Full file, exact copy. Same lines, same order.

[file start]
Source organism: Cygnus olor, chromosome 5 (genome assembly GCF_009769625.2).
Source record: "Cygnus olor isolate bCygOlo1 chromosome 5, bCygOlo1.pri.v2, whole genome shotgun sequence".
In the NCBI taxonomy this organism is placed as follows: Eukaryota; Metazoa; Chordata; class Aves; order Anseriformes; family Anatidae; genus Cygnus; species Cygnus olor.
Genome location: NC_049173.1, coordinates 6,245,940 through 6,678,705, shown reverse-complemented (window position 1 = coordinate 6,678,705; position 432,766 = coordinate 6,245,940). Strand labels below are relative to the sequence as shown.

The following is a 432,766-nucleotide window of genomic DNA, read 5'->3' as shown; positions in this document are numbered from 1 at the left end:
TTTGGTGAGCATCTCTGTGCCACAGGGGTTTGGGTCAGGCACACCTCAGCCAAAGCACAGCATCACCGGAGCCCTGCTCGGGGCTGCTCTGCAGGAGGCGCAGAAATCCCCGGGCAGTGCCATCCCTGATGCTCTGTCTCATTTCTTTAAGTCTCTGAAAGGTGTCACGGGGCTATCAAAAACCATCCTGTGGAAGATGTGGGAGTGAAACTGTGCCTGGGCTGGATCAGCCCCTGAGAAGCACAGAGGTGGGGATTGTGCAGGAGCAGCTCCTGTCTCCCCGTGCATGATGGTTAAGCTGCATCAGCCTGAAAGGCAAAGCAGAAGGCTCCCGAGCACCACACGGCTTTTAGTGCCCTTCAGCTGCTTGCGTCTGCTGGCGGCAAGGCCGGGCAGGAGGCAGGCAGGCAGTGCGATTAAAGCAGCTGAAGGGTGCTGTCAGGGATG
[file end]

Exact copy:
Source organism: Cygnus olor, chromosome 5 (genome assembly GCF_009769625.2).
Source record: "Cygnus olor isolate bCygOlo1 chromosome 5, bCygOlo1.pri.v2, whole genome shotgun sequence".
In the NCBI taxonomy this organism is placed as follows: Eukaryota; Metazoa; Chordata; class Aves; order Anseriformes; family Anatidae; genus Cygnus; species Cygnus olor.
Genome location: NC_049173.1, coordinates 6,245,940 through 6,678,705, shown reverse-complemented (window position 1 = coordinate 6,678,705; position 432,766 = coordinate 6,245,940). Strand labels below are relative to the sequence as shown.

The following is a 432,766-nucleotide window of genomic DNA, read 5'->3' as shown; positions in this document are numbered from 1 at the left end:
TTTGGTGAGCATCTCTGTGCCACAGGGGTTTGGGTCAGGCACACCTCAGCCAAAGCACAGCATCACCGGAGCCCTGCTCGGGGCTGCTCTGCAGGAGGCGCAGAAATCCCCGGGCAGTGCCATCCCTGATGCTCTGTCTCATTTCTTTAAGTCTCTGAAAGGTGTCACGGGGCTATCAAAAACCATCCTGTGGAAGATGTGGGAGTGAAACTGTGCCTGGGCTGGATCAGCCCCTGAGAAGCACAGAGGTGGGGATTGTGCAGGAGCAGCTCCTGTCTCCCCGTGCATGATGGTTAAGCTGCATCAGCCTGAAAGGCAAAGCAGAAGGCTCCCGAGCACCACACGGCTTTTAGTGCCCTTCAGCTGCTTGCGTCTGCTGGCGGCAAGGCCGGGCAGGAGGCAGGCAGGCAGTGCGATTAAAGCAGCTGAAGGGTGCTGTCAGGGATG